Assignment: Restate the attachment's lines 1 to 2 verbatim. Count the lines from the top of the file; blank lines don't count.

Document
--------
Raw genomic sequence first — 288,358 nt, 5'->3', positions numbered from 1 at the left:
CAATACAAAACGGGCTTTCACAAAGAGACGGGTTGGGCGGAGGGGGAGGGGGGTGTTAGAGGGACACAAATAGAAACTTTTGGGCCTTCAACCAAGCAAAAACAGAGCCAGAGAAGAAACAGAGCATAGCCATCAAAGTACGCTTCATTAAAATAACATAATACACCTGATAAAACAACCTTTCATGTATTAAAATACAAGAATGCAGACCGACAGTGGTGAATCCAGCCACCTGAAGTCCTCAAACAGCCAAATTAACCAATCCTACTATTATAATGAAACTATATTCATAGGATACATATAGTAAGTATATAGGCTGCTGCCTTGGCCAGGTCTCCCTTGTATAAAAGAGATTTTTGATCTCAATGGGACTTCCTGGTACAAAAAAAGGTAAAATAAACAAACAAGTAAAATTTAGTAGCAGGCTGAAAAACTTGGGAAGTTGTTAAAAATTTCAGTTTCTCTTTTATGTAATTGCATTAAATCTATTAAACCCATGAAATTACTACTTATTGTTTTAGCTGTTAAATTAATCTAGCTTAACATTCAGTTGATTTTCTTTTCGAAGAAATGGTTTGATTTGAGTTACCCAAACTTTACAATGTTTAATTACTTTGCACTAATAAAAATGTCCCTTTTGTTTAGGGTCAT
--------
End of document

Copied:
Raw genomic sequence first — 288,358 nt, 5'->3', positions numbered from 1 at the left:
CAATACAAAACGGGCTTTCACAAAGAGACGGGTTGGGCGGAGGGGGAGGGGGGTGTTAGAGGGACACAAATAGAAACTTTTGGGCCTTCAACCAAGCAAAAACAGAGCCAGAGAAGAAACAGAGCATAGCCATCAAAGTACGCTTCATTAAAATAACATAATACACCTGATAAAACAACCTTTCATGTATTAAAATACAAGAATGCAGACCGACAGTGGTGAATCCAGCCACCTGAAGTCCTCAAACAGCCAAATTAACCAATCCTACTATTATAATGAAACTATATTCATAGGATACATATAGTAAGTATATAGGCTGCTGCCTTGGCCAGGTCTCCCTTGTATAAAAGAGATTTTTGATCTCAATGGGACTTCCTGGTACAAAAAAAGGTAAAATAAACAAACAAGTAAAATTTAGTAGCAGGCTGAAAAACTTGGGAAGTTGTTAAAAATTTCAGTTTCTCTTTTATGTAATTGCATTAAATCTATTAAACCCATGAAATTACTACTTATTGTTTTAGCTGTTAAATTAATCTAGCTTAACATTCAGTTGATTTTCTTTTCGAAGAAATGGTTTGATTTGAGTTACCCAAACTTTACAATGTTTAATTACTTTGCACTAATAAAAATGTCCCTTTTGTTTAGGGTCAT